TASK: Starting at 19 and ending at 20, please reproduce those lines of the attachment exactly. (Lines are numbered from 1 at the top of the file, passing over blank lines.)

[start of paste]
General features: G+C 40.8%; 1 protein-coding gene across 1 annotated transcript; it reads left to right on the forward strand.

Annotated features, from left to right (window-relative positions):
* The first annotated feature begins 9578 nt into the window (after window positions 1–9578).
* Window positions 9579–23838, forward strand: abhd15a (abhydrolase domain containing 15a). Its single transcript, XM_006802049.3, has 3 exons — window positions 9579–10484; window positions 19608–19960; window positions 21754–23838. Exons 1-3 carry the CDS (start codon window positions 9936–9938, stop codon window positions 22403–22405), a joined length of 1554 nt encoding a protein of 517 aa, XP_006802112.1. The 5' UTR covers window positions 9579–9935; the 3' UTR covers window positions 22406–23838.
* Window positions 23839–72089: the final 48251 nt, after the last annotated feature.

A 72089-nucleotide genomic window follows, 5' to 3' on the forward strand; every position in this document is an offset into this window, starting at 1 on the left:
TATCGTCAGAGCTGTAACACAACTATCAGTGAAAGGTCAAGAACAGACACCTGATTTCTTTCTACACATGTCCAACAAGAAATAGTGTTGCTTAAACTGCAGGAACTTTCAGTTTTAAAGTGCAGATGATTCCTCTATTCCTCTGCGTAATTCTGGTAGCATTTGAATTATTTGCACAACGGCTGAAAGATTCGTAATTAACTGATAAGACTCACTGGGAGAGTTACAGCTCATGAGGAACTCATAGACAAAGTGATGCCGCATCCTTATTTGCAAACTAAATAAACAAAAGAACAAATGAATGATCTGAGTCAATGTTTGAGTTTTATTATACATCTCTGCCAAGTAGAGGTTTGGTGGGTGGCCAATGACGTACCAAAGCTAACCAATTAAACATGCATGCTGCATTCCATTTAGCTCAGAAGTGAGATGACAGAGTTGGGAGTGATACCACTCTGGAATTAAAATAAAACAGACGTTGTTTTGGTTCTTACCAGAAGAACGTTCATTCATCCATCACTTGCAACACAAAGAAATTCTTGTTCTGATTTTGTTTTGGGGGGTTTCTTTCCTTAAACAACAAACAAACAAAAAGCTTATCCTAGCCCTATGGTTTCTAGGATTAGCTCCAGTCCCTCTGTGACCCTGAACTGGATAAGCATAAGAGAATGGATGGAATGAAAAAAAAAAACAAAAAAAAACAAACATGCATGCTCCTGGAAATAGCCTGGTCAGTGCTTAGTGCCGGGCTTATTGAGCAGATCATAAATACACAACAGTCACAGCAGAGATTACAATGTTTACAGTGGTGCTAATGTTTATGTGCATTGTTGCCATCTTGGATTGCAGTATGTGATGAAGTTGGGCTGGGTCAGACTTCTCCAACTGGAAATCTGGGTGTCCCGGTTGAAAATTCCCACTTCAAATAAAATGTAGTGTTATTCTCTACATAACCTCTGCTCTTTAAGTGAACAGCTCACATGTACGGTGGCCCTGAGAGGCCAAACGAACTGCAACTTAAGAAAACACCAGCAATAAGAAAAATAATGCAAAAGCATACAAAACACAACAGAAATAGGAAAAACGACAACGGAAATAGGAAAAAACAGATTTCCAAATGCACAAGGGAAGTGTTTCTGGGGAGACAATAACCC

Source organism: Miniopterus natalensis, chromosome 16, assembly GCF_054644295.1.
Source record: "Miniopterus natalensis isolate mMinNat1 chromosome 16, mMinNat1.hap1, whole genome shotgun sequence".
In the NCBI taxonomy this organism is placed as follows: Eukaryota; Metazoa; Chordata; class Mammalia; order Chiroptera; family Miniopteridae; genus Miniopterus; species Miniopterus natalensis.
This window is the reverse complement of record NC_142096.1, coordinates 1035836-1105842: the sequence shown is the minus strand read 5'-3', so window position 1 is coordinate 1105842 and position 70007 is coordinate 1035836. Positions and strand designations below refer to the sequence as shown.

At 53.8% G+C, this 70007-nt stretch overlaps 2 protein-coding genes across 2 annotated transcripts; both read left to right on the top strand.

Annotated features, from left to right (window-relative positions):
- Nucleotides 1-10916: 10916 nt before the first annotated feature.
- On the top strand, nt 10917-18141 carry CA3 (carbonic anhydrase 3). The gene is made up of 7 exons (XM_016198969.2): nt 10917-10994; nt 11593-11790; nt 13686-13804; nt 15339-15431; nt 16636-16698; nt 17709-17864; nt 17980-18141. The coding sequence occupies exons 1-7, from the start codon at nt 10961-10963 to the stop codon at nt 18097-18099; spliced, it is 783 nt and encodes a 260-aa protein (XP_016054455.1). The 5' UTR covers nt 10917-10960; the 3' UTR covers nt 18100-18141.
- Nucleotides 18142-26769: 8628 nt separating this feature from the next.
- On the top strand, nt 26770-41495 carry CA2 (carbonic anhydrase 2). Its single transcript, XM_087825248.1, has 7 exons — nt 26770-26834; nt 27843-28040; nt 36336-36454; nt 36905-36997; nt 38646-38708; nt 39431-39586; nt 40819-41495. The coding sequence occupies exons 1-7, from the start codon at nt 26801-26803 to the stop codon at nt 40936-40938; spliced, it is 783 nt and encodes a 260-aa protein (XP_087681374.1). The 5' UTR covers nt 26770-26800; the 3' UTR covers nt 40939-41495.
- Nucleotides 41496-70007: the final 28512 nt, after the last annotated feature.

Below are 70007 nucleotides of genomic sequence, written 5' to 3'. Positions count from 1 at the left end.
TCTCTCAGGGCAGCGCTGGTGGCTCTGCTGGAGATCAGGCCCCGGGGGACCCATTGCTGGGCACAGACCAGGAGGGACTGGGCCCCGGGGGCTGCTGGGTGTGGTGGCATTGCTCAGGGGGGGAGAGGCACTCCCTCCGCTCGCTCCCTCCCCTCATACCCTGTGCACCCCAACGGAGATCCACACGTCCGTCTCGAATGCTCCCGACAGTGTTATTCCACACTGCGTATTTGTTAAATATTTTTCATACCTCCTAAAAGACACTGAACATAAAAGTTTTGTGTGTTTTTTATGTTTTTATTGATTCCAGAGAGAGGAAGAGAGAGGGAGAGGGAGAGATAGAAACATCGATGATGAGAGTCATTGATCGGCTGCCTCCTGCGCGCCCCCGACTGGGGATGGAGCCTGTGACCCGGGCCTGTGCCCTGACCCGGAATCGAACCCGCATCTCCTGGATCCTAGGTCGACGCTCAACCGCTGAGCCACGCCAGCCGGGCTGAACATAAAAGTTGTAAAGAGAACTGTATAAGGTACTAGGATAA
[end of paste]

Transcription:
Below are 70007 nucleotides of genomic sequence, written 5' to 3'. Positions count from 1 at the left end.
TCTCTCAGGGCAGCGCTGGTGGCTCTGCTGGAGATCAGGCCCCGGGGGACCCATTGCTGGGCACAGACCAGGAGGGACTGGGCCCCGGGGGCTGCTGGGTGTGGTGGCATTGCTCAGGGGGGGAGAGGCACTCCCTCCGCTCGCTCCCTCCCCTCATACCCTGTGCACCCCAACGGAGATCCACACGTCCGTCTCGAATGCTCCCGACAGTGTTATTCCACACTGCGTATTTGTTAAATATTTTTCATACCTCCTAAAAGACACTGAACATAAAAGTTTTGTGTGTTTTTTATGTTTTTATTGATTCCAGAGAGAGGAAGAGAGAGGGAGAGGGAGAGATAGAAACATCGATGATGAGAGTCATTGATCGGCTGCCTCCTGCGCGCCCCCGACTGGGGATGGAGCCTGTGACCCGGGCCTGTGCCCTGACCCGGAATCGAACCCGCATCTCCTGGATCCTAGGTCGACGCTCAACCGCTGAGCCACGCCAGCCGGGCTGAACATAAAAGTTGTAAAGAGAACTGTATAAGGTACTAGGATAA